November 23rd, 2012
11:24 PM ET

With cease-fire, Hamas' isolation has ended

Editor's note: Salman Shaikh is director of the Brookings Doha Center and a fellow at the Brookings Institution's Saban Center for Middle East Policy. The opinions expressed in this commentary are solely those of Salman Shaikh.

By Salman Shaikh, Special to CNN

Critics of the cease-fire reached Wednesday between Hamas and Israel argue that little has changed. For now, they say, the Egypt-brokered de-escalation has merely placed a Band-Aid over a seeping wound, restoring the status quo established after Israel's Operation Cast Lead offensive of late 2008. Certainly, we may well see the return of airstrikes and rockets; the truce represents only a small first step toward a more durable solution. The nature of the agreement, however, points to a clear "Arab Spring truth" and a significant shift in regional dynamics: The international isolation of Hamas has ended.

The influence exercised by Egypt, Turkey and Qatar was clearly instrumental in delivering this cease-fire. The role of Egyptian President Mohamed Morsy, in particular, has been praised by Hamas political leader Khaled Meshaal and U.S. Secretary of State Hillary Clinton alike, with the latter commending Egypt's government for "assuming responsibility and leadership" in de-escalating the crisis.

Toward the end of 2011, Hamas' departure from Damascus was sealed when Meshaal refused to denounce the uprising against his former host and sponsor, Syrian President Bashar al-Assad. With its regional base and Iranian funding in jeopardy, Hamas has increasingly turned to its fellow Sunni allies in Egypt, Turkey and Qatar.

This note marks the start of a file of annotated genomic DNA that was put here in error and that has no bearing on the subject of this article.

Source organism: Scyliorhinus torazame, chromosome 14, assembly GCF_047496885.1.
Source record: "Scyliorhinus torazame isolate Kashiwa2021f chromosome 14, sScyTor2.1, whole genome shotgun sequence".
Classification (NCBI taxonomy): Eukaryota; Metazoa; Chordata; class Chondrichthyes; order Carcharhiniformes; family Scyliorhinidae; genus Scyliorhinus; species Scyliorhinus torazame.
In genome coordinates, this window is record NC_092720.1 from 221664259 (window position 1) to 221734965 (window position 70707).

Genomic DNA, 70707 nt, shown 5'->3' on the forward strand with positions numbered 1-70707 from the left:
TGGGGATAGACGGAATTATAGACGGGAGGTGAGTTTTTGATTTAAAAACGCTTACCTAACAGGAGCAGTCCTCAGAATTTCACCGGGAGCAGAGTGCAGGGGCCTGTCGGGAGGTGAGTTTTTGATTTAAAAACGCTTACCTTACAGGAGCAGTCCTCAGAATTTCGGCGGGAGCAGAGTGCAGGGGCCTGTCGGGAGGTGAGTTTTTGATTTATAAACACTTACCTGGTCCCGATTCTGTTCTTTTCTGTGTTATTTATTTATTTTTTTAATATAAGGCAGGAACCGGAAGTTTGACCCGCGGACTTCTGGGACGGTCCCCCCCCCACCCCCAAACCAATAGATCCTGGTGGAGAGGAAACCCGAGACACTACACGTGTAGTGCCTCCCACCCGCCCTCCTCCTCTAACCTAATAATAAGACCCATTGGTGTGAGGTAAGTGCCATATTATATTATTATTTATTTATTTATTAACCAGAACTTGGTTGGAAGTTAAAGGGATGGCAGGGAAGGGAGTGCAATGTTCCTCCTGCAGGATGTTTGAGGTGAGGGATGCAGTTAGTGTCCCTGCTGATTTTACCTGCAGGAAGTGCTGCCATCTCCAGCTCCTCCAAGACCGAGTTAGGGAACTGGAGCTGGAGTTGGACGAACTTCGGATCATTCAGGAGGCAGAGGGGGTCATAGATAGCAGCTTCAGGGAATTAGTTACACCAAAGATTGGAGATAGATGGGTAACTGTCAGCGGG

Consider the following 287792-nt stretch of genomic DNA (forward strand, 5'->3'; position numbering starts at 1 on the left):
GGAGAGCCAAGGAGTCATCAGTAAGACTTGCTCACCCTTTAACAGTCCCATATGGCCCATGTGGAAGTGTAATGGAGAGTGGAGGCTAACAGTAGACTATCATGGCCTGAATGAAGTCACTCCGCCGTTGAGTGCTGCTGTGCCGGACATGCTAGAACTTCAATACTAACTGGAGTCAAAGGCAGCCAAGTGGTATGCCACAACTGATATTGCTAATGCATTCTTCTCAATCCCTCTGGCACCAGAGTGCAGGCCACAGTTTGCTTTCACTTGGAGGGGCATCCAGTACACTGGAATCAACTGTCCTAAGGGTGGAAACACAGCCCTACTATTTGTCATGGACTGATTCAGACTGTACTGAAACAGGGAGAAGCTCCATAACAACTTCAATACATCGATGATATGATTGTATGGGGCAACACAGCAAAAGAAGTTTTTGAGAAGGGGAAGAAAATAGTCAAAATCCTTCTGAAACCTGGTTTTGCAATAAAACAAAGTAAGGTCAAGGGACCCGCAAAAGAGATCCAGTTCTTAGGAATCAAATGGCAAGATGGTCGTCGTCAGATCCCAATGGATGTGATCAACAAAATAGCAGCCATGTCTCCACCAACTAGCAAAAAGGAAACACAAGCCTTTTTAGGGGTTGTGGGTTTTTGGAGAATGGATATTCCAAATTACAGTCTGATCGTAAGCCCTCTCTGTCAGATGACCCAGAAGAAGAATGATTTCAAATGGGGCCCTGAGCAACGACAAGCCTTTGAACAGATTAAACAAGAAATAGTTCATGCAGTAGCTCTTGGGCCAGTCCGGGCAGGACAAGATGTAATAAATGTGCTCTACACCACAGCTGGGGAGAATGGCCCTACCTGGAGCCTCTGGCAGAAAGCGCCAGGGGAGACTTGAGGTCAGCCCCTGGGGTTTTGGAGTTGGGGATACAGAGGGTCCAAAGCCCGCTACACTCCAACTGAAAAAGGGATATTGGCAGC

The degree of influence that this troika of Arab Spring playmakers has over Hamas' leaders, however, was revealed only by the recent crisis. The absence in negotiations of the Palestinian Authority and its president, Mahmoud Abbas, was telling. It shows that in a post-revolution Middle East, engagement with Hamas on its own is both feasible and tempting.

Read the full commentary

Topics: Middle East

soundoff (6 Responses)
  1. JAL

    Now it is time to use this new window to move significant business infrastructure into Libya to create new business partnerships with the Libyan people. It is also a good time for everyone involved to get some training on mercenary awareness.

    November 24, 2012 at 8:12 am | Reply
  2. joe anon 1

    salmon shaiky, another haim saban stooge with a stage.

    qatar is a disgrace.

    November 24, 2012 at 1:25 pm | Reply
  3. Richard

    Hamas is a racist, terrorist, and Nazi Organization. Article 7 of the Hamas Charter calls for the killing (extermination) of ALL Jews.

    November 24, 2012 at 10:43 pm | Reply
  4. Tommy

    Don't worry, they will start firing missiles again and Israel will once again fail to do what they need to do. Which is level Gaza, bury the rubble and move in....

    November 25, 2012 at 12:29 am | Reply
  5. Palestinian liberal

    Don't trust Muslim academics at all. They have and still stabbing you in the back.

    November 25, 2012 at 2:27 am | Reply
  6. j. von hettlingen

    With the cease-fire, the Hamas had been able to save face. A ground invasion by Israel would have desastrous.
    Yet the Hamas should take advantage of it to rethink their posture as a ruling party and their policies with Israel. No doubt the Hamas want to emulate the achievement of the Hezbollah in Lebanon, which had come in from the cold and its legitimacy been widely accepted internationally.

    November 25, 2012 at 8:39 am | Reply

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